The NYT has a worthwhile editorial lambasting the Obama DOJ’s pursuit of SCOTUS review in Ashcroft v. al-Kidd, which will probably result in expanded immunity for government officials that abuse the law so as to abuse the rights of Americans. The editorial focuses closely on the way in which DOJ’s defense of absolute immunity amounts to a defense of using the material witness law as an improper basis for detention.
Prosecutorial immunity is intended to let prosecutors enforce the law without fear of being held personally liable. Protecting that legitimate aim did not require the administration to defend the indefensible. In forcefully defending the material witness statute on grounds that curtailing it would severely limit its usefulness, it is defending the law as a basis for detention. That leaves the disturbing impression that the administration is trying to preserve the option of abusing the statute again.
In other words, NYT argues that DOJ’s SCOTUS appeal in this case is as much about preserving the improper use of the material witness statute–to hold a person under the material witness statute so you can conduct an investigation into him–as it is about the immunity per se.
Of course it is.
After all, this is what Eric Holder (along with Janet Reno and two others) had to say about the material witness statute in 2004.
Even when there is insufficient evidence to charge a citizen with a crime, the material witness statute, 18 U.S.C. § 3144, permits the detention of a person whose testimony is “material in a criminal proceeding” if “it may become impracticable to secure the presence of the person by subpoena.” This statute is an effective counter-terrorism tool for several reasons. Because a grand jury investigation is a “criminal proceeding” for purposes of this statute, see United States v. Awadallah, 349 F.3d 42, 49-64 (2d Cir. 2003); Bacon v. United States, 449 F.2d 933, 939-41 (9th Cir. 1971), and because of the broad scope of grand jury investigations, see supra p. 11, the government can detain a suspected terrorist as a material witness before it has evidence sufficient to support a criminal arrest or indictment.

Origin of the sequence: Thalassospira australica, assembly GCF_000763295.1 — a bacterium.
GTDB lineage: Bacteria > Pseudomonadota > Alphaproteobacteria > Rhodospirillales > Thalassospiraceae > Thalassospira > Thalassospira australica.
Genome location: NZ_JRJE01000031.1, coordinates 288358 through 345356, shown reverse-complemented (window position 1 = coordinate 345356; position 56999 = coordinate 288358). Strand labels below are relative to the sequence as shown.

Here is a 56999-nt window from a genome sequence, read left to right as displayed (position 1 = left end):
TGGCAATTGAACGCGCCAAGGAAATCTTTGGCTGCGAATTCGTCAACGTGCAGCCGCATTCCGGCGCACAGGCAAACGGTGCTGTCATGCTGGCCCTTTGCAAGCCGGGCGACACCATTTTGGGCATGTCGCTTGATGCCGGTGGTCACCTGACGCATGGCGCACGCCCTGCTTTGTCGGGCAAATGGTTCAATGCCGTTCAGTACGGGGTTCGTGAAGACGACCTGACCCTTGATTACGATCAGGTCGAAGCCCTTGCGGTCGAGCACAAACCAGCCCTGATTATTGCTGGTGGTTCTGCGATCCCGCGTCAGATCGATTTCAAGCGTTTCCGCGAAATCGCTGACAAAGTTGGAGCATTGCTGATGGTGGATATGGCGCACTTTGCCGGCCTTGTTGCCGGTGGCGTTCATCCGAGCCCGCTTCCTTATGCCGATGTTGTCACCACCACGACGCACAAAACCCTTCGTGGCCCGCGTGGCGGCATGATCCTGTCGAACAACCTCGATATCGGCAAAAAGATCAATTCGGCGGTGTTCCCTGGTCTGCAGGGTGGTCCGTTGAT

The government can obtain a material witness warrant with relative ease. For a grand jury witness, the required showing can be made by a good faith statement by a prosecutor or investigating agent that the witness has information material to the grand jury. Bacon, 449 F.2d at 943; Awadallah, 349 F.3d at 65-66. Nor would establishing that a suspected terrorist poses a flight risk be an onerous task. See 349 F.3d at 69 (bail denied in part because witness failed to come forward with material testimony concerning terrorist attack). [my emphasis]
Mind you, in its Cert Petition, the government doesn’t admit that the material statute really was used in al-Kidd’s case to hold him even though the government had insufficient evidence to do so.
First, respondent claimed that, in response to the September 11, 2001, terrorist attacks, petitioner implemented a policy of using the material witness statute as a pretextual tool to investigate and detain terrorism suspects whom the government lacked probable cause to charge criminally. Respondent alleged that he was arrested as a result of this alleged policy, which he contended violated the Fourth Amendment. [my emphasis]
So even though a document–signed by the current Attorney General at a time when al-Kidd was still subject to restricted movement–boasts about how easy it is to use of the material witness statute to hold people without sufficient evidence to do so, DOJ calls this use of the material witness statute “alleged.”
I guess if they admitted this was an intentional policy, it’d be harder to get SCOTUS to wink at its use going forward.
Update: harpie’s right. This is an editorial, not an op-ed.